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Bucks school bus fees are generous compared to other counties, says education chief
THE county's education chief, who has come under-fire over school bus fees, says he has actually been generous.
Parents would face much larger bills if they lived outside Buckinghamshire, Councillor Mike Appleyard, said this week.
From September some pupils must pay £390 per year for transport, which they currently get for free.
County Hall must save £1.4m as Government cuts bite.
10,000 letters have been sent outlining the changes, prompting bitter complaints last week from parents.
More have come forward to express their dismay this week, but Cllr Appleyard, Cabinet Member for Education, insisted he done his utmost to be fair.
He oversaw a long public consultation, including 20 public meetings, though these were poorly attended.
Some parents say information about the changes has not been clear enough.
Philip Jones, of Louches Lane, Naphill, whose daughter attends Wycombe High School, called the consultation vague and said his letter had come "out of the blue".
Under catchment rules, he and his wife believed they would not have to pay.
He called for others to join him in refusing to pay a £76 phasing-in charge.
David Knights, from Lane End, claimed the new scheme "has been implemented in such a way to discriminate against grammar school pupils and those living in rural areas."
Cllr Appleyard, also Deputy Leader at BCC, said: "Compared with every other local authority we have been generous.
"We have to make savings because our budget is under serious pressure."
He pointed to fees in other areas - £477 in Oxfordshire, £450 in Northants, and £947 in Hertfordshire, where all charges applied instantly.
He said transport had been based on catchment areas until recently.
But this had to be changed because of the advent of academies, which can now vastly increase their catchment, potentially leaving the council with a gargantuan bill.
A much more expensive plan to make parents pay for buses had been drawn up before he became education chief. He scrapped it, believing it was unfair.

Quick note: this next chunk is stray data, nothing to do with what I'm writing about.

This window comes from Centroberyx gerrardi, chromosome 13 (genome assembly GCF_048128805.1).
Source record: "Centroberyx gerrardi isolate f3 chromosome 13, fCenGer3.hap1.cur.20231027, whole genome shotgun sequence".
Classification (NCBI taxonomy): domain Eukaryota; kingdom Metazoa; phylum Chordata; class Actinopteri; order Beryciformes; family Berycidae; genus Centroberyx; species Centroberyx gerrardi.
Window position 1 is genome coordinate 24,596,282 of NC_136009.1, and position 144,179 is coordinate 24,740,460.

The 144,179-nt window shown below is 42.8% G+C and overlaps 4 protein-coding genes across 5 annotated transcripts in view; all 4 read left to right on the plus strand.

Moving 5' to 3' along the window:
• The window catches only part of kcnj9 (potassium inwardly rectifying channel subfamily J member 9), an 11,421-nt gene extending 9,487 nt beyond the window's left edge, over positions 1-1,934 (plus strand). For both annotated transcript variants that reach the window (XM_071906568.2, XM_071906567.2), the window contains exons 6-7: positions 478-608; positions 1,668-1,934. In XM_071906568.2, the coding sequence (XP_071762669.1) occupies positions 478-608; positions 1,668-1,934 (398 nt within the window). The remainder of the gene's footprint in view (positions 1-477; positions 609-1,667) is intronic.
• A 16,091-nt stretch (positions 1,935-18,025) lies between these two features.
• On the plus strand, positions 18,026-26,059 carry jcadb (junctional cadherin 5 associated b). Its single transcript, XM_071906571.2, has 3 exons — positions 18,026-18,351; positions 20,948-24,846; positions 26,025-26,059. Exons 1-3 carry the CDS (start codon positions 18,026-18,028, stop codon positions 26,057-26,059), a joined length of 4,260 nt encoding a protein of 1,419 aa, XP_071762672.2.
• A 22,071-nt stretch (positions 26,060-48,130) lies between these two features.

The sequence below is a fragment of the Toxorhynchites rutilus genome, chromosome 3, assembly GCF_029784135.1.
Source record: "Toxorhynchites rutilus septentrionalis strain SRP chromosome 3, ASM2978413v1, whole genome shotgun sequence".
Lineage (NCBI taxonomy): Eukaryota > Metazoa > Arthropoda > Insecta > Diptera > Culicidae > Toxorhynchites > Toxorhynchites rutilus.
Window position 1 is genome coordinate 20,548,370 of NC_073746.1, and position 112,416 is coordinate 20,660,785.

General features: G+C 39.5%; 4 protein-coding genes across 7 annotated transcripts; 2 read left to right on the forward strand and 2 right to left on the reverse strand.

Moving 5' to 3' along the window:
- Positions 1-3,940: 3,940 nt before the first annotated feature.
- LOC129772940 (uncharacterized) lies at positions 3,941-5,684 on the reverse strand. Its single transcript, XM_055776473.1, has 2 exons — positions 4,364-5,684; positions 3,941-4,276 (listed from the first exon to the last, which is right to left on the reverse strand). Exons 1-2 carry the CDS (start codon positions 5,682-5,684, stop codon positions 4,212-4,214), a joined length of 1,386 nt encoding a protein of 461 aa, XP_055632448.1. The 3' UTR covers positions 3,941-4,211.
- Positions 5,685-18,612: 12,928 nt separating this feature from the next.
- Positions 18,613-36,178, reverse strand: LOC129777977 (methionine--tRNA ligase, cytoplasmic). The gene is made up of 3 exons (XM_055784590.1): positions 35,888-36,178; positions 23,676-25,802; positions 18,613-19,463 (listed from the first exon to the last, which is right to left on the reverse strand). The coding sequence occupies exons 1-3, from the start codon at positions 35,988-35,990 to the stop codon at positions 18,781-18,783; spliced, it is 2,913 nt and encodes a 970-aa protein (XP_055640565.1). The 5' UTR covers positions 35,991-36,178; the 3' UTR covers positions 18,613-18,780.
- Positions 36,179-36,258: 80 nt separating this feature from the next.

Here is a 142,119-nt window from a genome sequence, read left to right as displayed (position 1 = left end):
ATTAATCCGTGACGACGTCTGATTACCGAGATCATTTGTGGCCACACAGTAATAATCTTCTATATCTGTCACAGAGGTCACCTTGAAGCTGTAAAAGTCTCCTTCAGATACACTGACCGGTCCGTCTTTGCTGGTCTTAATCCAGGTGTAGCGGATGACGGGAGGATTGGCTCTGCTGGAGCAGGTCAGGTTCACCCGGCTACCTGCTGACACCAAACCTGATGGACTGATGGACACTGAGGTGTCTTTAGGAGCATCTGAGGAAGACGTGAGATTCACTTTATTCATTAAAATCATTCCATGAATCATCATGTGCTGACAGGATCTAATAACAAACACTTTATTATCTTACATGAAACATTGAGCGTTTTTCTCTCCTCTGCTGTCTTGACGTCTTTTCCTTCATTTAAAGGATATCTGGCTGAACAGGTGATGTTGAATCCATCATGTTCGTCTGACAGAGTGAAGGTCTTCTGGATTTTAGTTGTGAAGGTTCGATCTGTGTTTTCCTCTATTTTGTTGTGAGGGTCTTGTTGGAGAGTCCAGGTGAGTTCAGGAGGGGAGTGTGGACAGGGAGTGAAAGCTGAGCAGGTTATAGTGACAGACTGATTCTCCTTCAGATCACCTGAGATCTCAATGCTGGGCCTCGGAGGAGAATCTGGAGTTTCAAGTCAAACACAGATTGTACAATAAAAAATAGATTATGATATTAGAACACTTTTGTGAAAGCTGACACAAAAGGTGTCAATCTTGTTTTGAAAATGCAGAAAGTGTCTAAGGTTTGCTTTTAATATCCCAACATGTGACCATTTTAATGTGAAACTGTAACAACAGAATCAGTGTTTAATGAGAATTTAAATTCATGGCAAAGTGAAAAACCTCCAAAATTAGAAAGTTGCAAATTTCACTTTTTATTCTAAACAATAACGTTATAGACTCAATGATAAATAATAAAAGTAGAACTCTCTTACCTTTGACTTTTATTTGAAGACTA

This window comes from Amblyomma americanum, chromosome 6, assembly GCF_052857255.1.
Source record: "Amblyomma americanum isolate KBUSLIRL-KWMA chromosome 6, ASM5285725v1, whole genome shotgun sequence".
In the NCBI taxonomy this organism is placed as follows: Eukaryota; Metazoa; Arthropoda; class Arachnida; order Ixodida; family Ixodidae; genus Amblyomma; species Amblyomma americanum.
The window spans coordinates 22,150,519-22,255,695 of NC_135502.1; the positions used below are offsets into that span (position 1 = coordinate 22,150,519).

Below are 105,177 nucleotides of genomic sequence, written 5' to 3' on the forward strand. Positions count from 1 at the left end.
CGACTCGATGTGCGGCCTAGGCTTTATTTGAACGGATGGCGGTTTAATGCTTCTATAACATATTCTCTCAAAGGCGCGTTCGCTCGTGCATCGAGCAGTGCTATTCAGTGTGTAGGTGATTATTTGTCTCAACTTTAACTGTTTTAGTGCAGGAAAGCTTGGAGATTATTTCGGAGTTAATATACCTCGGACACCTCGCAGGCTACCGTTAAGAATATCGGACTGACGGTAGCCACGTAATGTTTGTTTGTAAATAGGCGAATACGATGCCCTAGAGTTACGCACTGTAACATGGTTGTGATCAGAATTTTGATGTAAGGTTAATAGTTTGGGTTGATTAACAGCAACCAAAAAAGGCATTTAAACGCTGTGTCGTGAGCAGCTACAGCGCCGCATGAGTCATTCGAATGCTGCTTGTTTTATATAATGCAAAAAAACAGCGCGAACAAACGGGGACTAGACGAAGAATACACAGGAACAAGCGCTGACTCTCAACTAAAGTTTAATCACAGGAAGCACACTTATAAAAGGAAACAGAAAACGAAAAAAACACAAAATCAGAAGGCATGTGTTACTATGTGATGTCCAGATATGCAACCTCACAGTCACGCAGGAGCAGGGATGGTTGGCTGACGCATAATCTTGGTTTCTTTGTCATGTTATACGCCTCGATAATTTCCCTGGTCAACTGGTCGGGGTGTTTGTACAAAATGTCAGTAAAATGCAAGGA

"What we've ended up with is a deal which is significantly better than any other county in the area," he said.
"I've spent an enormous amount of my personal time trying to be fair."
He insisted the council was on the side of grammar schools.
An alternative fee system, which would have benefited pupils going to their nearest grammar school, could have cost £1,170.
He said the controversial £76 annual admin fee was introduced because parents rejected an alternative which would have meant children walking further when consulted.
"I do not want to do it, but I don't have much choice," he added.
He said as a father himself, he has sympathy and understands it is tough on families.
Another reader wrote to the Free Press this week, saying parents should count themselves lucky they have not had to pay previously.
The Wooburn Green mother, who wished to be unnamed, said her children had never been considered for free passes.
- Buckinghamshire County Council has a huge school transport bill - about £14m per year.
The changes to school bus pass prices comes as it tries to save ten per cent.
By law, it must provide transport for children meeting certain criteria.
The huge burden was laid bare by the Free Press recently, as we revealed County Hall had spent £27million over four years on taxis for pupils.
Nearly a quarter of those getting taxis paid for by BCC did not have special educational needs.